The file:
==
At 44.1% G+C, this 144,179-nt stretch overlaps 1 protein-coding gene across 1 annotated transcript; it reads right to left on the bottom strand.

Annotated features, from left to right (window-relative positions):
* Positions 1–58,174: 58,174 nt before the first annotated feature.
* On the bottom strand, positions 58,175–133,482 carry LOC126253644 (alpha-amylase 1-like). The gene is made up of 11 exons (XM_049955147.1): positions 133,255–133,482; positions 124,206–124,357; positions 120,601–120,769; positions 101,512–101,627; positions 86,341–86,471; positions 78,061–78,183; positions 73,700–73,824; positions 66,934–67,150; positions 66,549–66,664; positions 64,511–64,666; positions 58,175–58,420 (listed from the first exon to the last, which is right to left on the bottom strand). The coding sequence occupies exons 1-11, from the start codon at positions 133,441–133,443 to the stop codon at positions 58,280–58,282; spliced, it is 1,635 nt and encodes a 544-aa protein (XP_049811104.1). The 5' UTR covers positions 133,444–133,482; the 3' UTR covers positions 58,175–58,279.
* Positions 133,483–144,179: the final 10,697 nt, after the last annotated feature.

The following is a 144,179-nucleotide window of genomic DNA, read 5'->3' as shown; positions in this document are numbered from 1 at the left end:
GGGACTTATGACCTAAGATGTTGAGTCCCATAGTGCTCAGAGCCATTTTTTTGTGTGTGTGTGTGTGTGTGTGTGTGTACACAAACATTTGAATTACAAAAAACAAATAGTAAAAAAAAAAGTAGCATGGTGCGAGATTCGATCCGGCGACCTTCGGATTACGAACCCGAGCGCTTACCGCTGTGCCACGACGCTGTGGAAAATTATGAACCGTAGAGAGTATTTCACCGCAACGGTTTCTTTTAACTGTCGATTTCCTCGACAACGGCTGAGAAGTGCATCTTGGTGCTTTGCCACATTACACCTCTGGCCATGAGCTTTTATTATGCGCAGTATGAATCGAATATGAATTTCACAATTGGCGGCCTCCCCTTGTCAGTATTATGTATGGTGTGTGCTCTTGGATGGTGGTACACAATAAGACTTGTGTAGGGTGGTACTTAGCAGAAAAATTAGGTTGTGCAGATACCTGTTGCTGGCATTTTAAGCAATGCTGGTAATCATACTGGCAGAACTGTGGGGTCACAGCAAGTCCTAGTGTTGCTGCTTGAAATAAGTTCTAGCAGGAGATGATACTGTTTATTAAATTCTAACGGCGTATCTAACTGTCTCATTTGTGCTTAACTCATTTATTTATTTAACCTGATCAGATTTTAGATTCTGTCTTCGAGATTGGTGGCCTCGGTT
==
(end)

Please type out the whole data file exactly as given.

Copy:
At 44.1% G+C, this 144,179-nt stretch overlaps 1 protein-coding gene across 1 annotated transcript; it reads right to left on the bottom strand.

Annotated features, from left to right (window-relative positions):
* Positions 1–58,174: 58,174 nt before the first annotated feature.
* On the bottom strand, positions 58,175–133,482 carry LOC126253644 (alpha-amylase 1-like). The gene is made up of 11 exons (XM_049955147.1): positions 133,255–133,482; positions 124,206–124,357; positions 120,601–120,769; positions 101,512–101,627; positions 86,341–86,471; positions 78,061–78,183; positions 73,700–73,824; positions 66,934–67,150; positions 66,549–66,664; positions 64,511–64,666; positions 58,175–58,420 (listed from the first exon to the last, which is right to left on the bottom strand). The coding sequence occupies exons 1-11, from the start codon at positions 133,441–133,443 to the stop codon at positions 58,280–58,282; spliced, it is 1,635 nt and encodes a 544-aa protein (XP_049811104.1). The 5' UTR covers positions 133,444–133,482; the 3' UTR covers positions 58,175–58,279.
* Positions 133,483–144,179: the final 10,697 nt, after the last annotated feature.

The following is a 144,179-nucleotide window of genomic DNA, read 5'->3' as shown; positions in this document are numbered from 1 at the left end:
GGGACTTATGACCTAAGATGTTGAGTCCCATAGTGCTCAGAGCCATTTTTTTGTGTGTGTGTGTGTGTGTGTGTGTGTACACAAACATTTGAATTACAAAAAACAAATAGTAAAAAAAAAAGTAGCATGGTGCGAGATTCGATCCGGCGACCTTCGGATTACGAACCCGAGCGCTTACCGCTGTGCCACGACGCTGTGGAAAATTATGAACCGTAGAGAGTATTTCACCGCAACGGTTTCTTTTAACTGTCGATTTCCTCGACAACGGCTGAGAAGTGCATCTTGGTGCTTTGCCACATTACACCTCTGGCCATGAGCTTTTATTATGCGCAGTATGAATCGAATATGAATTTCACAATTGGCGGCCTCCCCTTGTCAGTATTATGTATGGTGTGTGCTCTTGGATGGTGGTACACAATAAGACTTGTGTAGGGTGGTACTTAGCAGAAAAATTAGGTTGTGCAGATACCTGTTGCTGGCATTTTAAGCAATGCTGGTAATCATACTGGCAGAACTGTGGGGTCACAGCAAGTCCTAGTGTTGCTGCTTGAAATAAGTTCTAGCAGGAGATGATACTGTTTATTAAATTCTAACGGCGTATCTAACTGTCTCATTTGTGCTTAACTCATTTATTTATTTAACCTGATCAGATTTTAGATTCTGTCTTCGAGATTGGTGGCCTCGGTT